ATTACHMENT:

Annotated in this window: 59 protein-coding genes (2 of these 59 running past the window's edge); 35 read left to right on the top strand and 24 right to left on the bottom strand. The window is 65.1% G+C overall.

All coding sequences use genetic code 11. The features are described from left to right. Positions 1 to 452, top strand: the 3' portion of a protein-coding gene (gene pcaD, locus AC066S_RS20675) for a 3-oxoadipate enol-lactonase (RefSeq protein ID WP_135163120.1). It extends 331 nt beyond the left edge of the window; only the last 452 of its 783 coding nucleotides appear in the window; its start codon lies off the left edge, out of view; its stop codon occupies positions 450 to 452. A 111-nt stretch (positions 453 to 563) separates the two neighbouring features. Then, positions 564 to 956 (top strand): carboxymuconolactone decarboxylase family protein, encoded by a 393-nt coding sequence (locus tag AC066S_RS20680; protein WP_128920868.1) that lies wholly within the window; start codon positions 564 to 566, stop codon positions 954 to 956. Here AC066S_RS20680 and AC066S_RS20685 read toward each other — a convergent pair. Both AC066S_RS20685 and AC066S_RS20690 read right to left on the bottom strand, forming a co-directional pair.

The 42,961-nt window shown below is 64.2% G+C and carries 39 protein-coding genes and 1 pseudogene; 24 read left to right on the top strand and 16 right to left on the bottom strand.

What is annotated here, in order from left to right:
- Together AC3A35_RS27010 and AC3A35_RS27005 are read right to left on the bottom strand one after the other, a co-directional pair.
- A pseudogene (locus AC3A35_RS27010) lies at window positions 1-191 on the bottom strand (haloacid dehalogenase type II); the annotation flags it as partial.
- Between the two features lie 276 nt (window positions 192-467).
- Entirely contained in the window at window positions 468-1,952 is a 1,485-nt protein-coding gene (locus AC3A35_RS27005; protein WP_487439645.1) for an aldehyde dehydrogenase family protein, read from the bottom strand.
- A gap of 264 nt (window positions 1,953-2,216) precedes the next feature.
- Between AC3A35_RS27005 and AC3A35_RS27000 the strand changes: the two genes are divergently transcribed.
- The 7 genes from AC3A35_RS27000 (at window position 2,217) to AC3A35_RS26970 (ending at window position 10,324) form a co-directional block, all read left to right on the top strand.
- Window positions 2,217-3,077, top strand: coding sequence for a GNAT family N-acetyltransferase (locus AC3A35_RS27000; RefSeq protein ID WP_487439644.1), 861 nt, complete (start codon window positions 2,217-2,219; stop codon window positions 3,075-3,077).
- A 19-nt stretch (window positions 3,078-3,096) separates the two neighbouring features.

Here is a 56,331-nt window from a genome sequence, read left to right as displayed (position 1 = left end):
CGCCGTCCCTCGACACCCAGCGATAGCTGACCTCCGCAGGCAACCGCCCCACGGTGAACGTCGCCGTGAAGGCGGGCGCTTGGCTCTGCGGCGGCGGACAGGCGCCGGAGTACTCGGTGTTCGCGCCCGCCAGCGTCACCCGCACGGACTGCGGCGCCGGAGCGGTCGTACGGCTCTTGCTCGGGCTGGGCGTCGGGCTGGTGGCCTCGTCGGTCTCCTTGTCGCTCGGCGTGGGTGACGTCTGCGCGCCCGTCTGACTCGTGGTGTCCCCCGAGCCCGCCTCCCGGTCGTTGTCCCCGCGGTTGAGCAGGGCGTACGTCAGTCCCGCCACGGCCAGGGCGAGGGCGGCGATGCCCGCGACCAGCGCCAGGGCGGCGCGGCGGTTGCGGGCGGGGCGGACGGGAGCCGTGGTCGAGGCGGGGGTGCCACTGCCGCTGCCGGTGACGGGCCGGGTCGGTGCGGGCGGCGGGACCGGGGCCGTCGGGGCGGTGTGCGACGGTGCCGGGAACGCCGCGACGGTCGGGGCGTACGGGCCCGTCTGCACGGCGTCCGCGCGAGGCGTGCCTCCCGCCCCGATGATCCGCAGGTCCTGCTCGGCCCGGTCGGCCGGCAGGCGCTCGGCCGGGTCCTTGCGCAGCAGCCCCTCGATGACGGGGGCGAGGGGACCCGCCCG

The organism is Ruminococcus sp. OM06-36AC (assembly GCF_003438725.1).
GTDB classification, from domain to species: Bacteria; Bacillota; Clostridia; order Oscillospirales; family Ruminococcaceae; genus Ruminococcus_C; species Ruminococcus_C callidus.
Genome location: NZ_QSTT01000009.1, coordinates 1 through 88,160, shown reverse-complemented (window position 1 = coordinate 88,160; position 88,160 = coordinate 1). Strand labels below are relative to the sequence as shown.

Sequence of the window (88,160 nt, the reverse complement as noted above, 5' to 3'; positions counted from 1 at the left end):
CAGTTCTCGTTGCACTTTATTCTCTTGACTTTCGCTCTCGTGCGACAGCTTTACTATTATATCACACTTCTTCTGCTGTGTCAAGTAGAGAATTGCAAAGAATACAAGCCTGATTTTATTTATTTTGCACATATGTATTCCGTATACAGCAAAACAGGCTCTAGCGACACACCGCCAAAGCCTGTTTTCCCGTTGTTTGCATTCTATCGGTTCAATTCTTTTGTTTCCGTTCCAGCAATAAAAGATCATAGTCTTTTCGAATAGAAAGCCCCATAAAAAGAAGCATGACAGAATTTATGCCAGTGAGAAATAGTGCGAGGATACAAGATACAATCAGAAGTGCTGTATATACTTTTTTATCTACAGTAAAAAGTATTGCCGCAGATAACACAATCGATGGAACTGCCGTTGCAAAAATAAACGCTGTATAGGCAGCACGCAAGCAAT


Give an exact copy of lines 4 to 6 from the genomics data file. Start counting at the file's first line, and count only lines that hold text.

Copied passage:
What is annotated here, in order from left to right:
- Together AC3A35_RS27010 and AC3A35_RS27005 are read right to left on the bottom strand one after the other, a co-directional pair.
- A pseudogene (locus AC3A35_RS27010) lies at window positions 1-191 on the bottom strand (haloacid dehalogenase type II); the annotation flags it as partial.